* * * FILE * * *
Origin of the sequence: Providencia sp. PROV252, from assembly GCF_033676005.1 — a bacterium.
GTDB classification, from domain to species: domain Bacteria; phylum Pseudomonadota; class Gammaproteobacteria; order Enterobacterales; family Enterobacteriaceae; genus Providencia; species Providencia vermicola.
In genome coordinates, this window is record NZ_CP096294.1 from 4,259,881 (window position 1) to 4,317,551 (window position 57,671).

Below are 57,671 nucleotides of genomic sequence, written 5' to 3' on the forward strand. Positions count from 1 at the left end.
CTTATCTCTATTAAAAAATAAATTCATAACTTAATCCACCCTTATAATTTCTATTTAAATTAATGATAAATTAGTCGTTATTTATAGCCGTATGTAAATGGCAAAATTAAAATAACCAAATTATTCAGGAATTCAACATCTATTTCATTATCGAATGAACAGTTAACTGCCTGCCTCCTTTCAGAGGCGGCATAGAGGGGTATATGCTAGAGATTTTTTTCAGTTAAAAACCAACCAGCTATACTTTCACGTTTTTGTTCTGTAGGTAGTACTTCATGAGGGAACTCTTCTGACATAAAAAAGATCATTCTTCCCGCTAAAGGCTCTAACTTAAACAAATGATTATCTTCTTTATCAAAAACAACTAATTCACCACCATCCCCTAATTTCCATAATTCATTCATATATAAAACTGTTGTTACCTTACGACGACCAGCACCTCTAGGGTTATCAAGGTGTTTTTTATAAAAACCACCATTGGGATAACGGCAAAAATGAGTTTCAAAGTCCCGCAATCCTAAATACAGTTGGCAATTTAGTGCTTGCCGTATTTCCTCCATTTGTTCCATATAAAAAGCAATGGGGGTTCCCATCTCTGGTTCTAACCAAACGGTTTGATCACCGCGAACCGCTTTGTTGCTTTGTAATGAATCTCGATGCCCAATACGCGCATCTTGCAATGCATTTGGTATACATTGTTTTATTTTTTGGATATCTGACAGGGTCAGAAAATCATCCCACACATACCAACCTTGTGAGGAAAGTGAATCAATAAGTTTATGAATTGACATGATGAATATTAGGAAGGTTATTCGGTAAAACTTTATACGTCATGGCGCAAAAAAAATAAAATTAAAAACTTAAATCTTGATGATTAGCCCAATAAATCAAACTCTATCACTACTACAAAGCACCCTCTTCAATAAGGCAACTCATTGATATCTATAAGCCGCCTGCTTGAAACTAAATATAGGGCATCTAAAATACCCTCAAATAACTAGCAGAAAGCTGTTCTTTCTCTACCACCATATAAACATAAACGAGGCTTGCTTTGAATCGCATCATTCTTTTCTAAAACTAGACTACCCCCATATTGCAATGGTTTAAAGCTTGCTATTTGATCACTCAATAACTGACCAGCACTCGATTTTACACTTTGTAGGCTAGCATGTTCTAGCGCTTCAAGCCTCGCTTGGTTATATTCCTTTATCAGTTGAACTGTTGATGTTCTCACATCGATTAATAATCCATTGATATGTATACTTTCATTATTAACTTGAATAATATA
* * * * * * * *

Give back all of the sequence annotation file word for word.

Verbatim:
Origin of the sequence: Providencia sp. PROV252, from assembly GCF_033676005.1 — a bacterium.
GTDB classification, from domain to species: domain Bacteria; phylum Pseudomonadota; class Gammaproteobacteria; order Enterobacterales; family Enterobacteriaceae; genus Providencia; species Providencia vermicola.
In genome coordinates, this window is record NZ_CP096294.1 from 4,259,881 (window position 1) to 4,317,551 (window position 57,671).

Below are 57,671 nucleotides of genomic sequence, written 5' to 3' on the forward strand. Positions count from 1 at the left end.
CTTATCTCTATTAAAAAATAAATTCATAACTTAATCCACCCTTATAATTTCTATTTAAATTAATGATAAATTAGTCGTTATTTATAGCCGTATGTAAATGGCAAAATTAAAATAACCAAATTATTCAGGAATTCAACATCTATTTCATTATCGAATGAACAGTTAACTGCCTGCCTCCTTTCAGAGGCGGCATAGAGGGGTATATGCTAGAGATTTTTTTCAGTTAAAAACCAACCAGCTATACTTTCACGTTTTTGTTCTGTAGGTAGTACTTCATGAGGGAACTCTTCTGACATAAAAAAGATCATTCTTCCCGCTAAAGGCTCTAACTTAAACAAATGATTATCTTCTTTATCAAAAACAACTAATTCACCACCATCCCCTAATTTCCATAATTCATTCATATATAAAACTGTTGTTACCTTACGACGACCAGCACCTCTAGGGTTATCAAGGTGTTTTTTATAAAAACCACCATTGGGATAACGGCAAAAATGAGTTTCAAAGTCCCGCAATCCTAAATACAGTTGGCAATTTAGTGCTTGCCGTATTTCCTCCATTTGTTCCATATAAAAAGCAATGGGGGTTCCCATCTCTGGTTCTAACCAAACGGTTTGATCACCGCGAACCGCTTTGTTGCTTTGTAATGAATCTCGATGCCCAATACGCGCATCTTGCAATGCATTTGGTATACATTGTTTTATTTTTTGGATATCTGACAGGGTCAGAAAATCATCCCACACATACCAACCTTGTGAGGAAAGTGAATCAATAAGTTTATGAATTGACATGATGAATATTAGGAAGGTTATTCGGTAAAACTTTATACGTCATGGCGCAAAAAAAATAAAATTAAAAACTTAAATCTTGATGATTAGCCCAATAAATCAAACTCTATCACTACTACAAAGCACCCTCTTCAATAAGGCAACTCATTGATATCTATAAGCCGCCTGCTTGAAACTAAATATAGGGCATCTAAAATACCCTCAAATAACTAGCAGAAAGCTGTTCTTTCTCTACCACCATATAAACATAAACGAGGCTTGCTTTGAATCGCATCATTCTTTTCTAAAACTAGACTACCCCCATATTGCAATGGTTTAAAGCTTGCTATTTGATCACTCAATAACTGACCAGCACTCGATTTTACACTTTGTAGGCTAGCATGTTCTAGCGCTTCAAGCCTCGCTTGGTTATATTCCTTTATCAGTTGAACTGTTGATGTTCTCACATCGATTAATAATCCATTGATATGTATACTTTCATTATTAACTTGAATAATATA